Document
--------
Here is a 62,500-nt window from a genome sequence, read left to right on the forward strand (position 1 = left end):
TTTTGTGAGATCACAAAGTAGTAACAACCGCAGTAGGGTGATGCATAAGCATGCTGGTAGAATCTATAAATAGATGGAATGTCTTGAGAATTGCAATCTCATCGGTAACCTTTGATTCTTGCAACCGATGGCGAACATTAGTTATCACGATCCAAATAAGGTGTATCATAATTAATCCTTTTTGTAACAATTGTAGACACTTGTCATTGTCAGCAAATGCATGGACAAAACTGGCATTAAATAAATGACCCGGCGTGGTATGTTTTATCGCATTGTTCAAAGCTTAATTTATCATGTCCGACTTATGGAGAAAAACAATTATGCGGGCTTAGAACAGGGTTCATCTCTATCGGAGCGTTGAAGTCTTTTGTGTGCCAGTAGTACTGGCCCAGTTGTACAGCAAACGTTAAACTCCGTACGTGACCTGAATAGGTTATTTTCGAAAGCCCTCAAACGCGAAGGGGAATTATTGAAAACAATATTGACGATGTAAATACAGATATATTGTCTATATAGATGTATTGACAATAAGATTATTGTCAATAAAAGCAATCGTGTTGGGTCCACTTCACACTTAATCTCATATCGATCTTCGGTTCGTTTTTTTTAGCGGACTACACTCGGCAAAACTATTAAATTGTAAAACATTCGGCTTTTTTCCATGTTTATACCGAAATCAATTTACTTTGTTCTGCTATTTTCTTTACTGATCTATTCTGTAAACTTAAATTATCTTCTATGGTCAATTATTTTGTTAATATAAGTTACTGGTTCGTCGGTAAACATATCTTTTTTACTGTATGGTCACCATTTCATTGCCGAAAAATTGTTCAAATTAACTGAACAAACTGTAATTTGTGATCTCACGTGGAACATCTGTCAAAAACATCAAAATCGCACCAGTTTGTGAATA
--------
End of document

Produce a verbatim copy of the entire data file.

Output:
Here is a 62,500-nt window from a genome sequence, read left to right on the forward strand (position 1 = left end):
TTTTGTGAGATCACAAAGTAGTAACAACCGCAGTAGGGTGATGCATAAGCATGCTGGTAGAATCTATAAATAGATGGAATGTCTTGAGAATTGCAATCTCATCGGTAACCTTTGATTCTTGCAACCGATGGCGAACATTAGTTATCACGATCCAAATAAGGTGTATCATAATTAATCCTTTTTGTAACAATTGTAGACACTTGTCATTGTCAGCAAATGCATGGACAAAACTGGCATTAAATAAATGACCCGGCGTGGTATGTTTTATCGCATTGTTCAAAGCTTAATTTATCATGTCCGACTTATGGAGAAAAACAATTATGCGGGCTTAGAACAGGGTTCATCTCTATCGGAGCGTTGAAGTCTTTTGTGTGCCAGTAGTACTGGCCCAGTTGTACAGCAAACGTTAAACTCCGTACGTGACCTGAATAGGTTATTTTCGAAAGCCCTCAAACGCGAAGGGGAATTATTGAAAACAATATTGACGATGTAAATACAGATATATTGTCTATATAGATGTATTGACAATAAGATTATTGTCAATAAAAGCAATCGTGTTGGGTCCACTTCACACTTAATCTCATATCGATCTTCGGTTCGTTTTTTTTAGCGGACTACACTCGGCAAAACTATTAAATTGTAAAACATTCGGCTTTTTTCCATGTTTATACCGAAATCAATTTACTTTGTTCTGCTATTTTCTTTACTGATCTATTCTGTAAACTTAAATTATCTTCTATGGTCAATTATTTTGTTAATATAAGTTACTGGTTCGTCGGTAAACATATCTTTTTTACTGTATGGTCACCATTTCATTGCCGAAAAATTGTTCAAATTAACTGAACAAACTGTAATTTGTGATCTCACGTGGAACATCTGTCAAAAACATCAAAATCGCACCAGTTTGTGAATA